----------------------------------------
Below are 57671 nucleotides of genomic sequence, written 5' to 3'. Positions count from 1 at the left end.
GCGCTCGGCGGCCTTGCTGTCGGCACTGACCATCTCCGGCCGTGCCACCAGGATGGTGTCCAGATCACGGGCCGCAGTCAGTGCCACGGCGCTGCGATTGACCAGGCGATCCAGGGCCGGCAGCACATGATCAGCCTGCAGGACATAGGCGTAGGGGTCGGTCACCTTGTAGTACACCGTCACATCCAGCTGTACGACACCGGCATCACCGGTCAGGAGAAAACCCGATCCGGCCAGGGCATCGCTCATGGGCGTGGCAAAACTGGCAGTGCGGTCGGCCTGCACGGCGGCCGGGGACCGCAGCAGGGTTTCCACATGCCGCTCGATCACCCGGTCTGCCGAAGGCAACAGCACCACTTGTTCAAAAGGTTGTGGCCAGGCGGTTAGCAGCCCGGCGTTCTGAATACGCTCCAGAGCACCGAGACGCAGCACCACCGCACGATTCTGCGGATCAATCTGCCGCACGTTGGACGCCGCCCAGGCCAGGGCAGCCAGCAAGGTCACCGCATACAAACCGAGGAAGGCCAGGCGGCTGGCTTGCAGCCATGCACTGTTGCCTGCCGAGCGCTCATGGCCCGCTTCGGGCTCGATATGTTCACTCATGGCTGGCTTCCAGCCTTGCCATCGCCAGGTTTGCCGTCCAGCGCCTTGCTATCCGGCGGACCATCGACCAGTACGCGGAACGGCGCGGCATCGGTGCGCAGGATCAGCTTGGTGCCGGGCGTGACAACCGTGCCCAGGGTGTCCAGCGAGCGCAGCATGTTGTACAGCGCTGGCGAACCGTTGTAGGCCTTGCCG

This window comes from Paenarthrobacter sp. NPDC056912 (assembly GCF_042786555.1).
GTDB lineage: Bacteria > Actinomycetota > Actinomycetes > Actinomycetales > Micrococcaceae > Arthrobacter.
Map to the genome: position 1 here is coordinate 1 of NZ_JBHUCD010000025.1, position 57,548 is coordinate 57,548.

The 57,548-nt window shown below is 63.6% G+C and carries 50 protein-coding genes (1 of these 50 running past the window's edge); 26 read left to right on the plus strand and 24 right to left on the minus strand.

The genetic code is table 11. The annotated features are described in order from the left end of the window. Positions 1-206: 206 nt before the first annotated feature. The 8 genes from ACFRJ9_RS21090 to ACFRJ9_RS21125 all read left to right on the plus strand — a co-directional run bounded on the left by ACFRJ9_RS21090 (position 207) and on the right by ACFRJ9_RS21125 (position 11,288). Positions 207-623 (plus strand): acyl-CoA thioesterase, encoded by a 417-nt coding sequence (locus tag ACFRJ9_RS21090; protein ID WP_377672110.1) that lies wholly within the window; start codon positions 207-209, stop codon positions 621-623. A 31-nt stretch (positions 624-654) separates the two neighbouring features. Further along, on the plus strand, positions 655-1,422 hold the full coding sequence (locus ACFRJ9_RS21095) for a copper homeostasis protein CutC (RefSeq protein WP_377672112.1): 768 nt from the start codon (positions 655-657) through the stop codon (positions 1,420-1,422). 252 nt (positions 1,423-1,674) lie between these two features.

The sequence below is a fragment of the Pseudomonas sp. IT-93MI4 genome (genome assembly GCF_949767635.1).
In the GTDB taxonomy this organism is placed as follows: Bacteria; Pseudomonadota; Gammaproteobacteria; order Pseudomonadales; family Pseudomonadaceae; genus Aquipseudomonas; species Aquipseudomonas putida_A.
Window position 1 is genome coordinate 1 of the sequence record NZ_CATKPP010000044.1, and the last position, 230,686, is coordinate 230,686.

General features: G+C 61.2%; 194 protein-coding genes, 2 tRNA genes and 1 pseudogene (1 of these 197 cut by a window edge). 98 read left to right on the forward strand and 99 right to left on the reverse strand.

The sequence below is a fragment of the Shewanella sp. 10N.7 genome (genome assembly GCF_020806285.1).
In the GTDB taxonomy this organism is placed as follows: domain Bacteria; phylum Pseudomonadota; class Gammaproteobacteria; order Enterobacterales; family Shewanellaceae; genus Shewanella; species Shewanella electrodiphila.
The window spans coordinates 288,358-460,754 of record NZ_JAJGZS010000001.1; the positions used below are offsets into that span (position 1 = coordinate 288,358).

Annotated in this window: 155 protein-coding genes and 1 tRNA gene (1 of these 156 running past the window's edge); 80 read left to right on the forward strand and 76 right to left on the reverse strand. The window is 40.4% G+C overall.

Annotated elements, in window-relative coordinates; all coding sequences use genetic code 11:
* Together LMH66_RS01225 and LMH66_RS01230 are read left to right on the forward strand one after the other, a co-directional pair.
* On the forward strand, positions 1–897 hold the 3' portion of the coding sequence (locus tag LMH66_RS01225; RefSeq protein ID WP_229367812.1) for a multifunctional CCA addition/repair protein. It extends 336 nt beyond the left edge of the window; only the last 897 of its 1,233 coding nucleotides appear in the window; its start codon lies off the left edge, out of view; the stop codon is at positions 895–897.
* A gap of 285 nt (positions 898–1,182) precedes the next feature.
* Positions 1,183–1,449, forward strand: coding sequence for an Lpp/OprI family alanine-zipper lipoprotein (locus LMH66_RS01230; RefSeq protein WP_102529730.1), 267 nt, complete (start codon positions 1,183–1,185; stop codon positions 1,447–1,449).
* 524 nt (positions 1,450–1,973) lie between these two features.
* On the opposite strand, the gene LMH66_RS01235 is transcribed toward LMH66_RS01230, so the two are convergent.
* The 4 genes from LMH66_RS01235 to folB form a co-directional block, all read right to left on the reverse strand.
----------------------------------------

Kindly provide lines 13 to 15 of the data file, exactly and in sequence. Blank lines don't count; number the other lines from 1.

In the GTDB taxonomy this organism is placed as follows: domain Bacteria; phylum Pseudomonadota; class Gammaproteobacteria; order Enterobacterales; family Shewanellaceae; genus Shewanella; species Shewanella electrodiphila.
The window spans coordinates 288,358-460,754 of record NZ_JAJGZS010000001.1; the positions used below are offsets into that span (position 1 = coordinate 288,358).

Annotated in this window: 155 protein-coding genes and 1 tRNA gene (1 of these 156 running past the window's edge); 80 read left to right on the forward strand and 76 right to left on the reverse strand. The window is 40.4% G+C overall.